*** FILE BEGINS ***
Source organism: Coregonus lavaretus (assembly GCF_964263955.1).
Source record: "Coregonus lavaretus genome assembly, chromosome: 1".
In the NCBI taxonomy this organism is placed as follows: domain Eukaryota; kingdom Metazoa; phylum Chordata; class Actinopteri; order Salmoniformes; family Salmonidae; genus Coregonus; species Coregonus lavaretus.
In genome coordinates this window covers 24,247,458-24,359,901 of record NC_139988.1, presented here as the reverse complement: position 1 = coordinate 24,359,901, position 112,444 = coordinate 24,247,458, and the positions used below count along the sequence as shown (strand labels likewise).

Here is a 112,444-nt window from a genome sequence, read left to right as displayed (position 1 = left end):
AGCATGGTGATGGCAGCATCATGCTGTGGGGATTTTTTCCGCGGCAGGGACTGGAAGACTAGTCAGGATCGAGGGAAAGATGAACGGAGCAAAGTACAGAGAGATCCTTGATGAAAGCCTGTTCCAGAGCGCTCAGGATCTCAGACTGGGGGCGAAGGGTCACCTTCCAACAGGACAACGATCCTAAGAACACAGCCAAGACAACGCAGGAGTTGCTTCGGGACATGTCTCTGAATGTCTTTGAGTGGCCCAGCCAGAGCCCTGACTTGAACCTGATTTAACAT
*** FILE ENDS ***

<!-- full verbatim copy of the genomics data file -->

Source organism: Coregonus lavaretus (assembly GCF_964263955.1).
Source record: "Coregonus lavaretus genome assembly, chromosome: 1".
In the NCBI taxonomy this organism is placed as follows: domain Eukaryota; kingdom Metazoa; phylum Chordata; class Actinopteri; order Salmoniformes; family Salmonidae; genus Coregonus; species Coregonus lavaretus.
In genome coordinates this window covers 24,247,458-24,359,901 of record NC_139988.1, presented here as the reverse complement: position 1 = coordinate 24,359,901, position 112,444 = coordinate 24,247,458, and the positions used below count along the sequence as shown (strand labels likewise).

Here is a 112,444-nt window from a genome sequence, read left to right as displayed (position 1 = left end):
AGCATGGTGATGGCAGCATCATGCTGTGGGGATTTTTTCCGCGGCAGGGACTGGAAGACTAGTCAGGATCGAGGGAAAGATGAACGGAGCAAAGTACAGAGAGATCCTTGATGAAAGCCTGTTCCAGAGCGCTCAGGATCTCAGACTGGGGGCGAAGGGTCACCTTCCAACAGGACAACGATCCTAAGAACACAGCCAAGACAACGCAGGAGTTGCTTCGGGACATGTCTCTGAATGTCTTTGAGTGGCCCAGCCAGAGCCCTGACTTGAACCTGATTTAACAT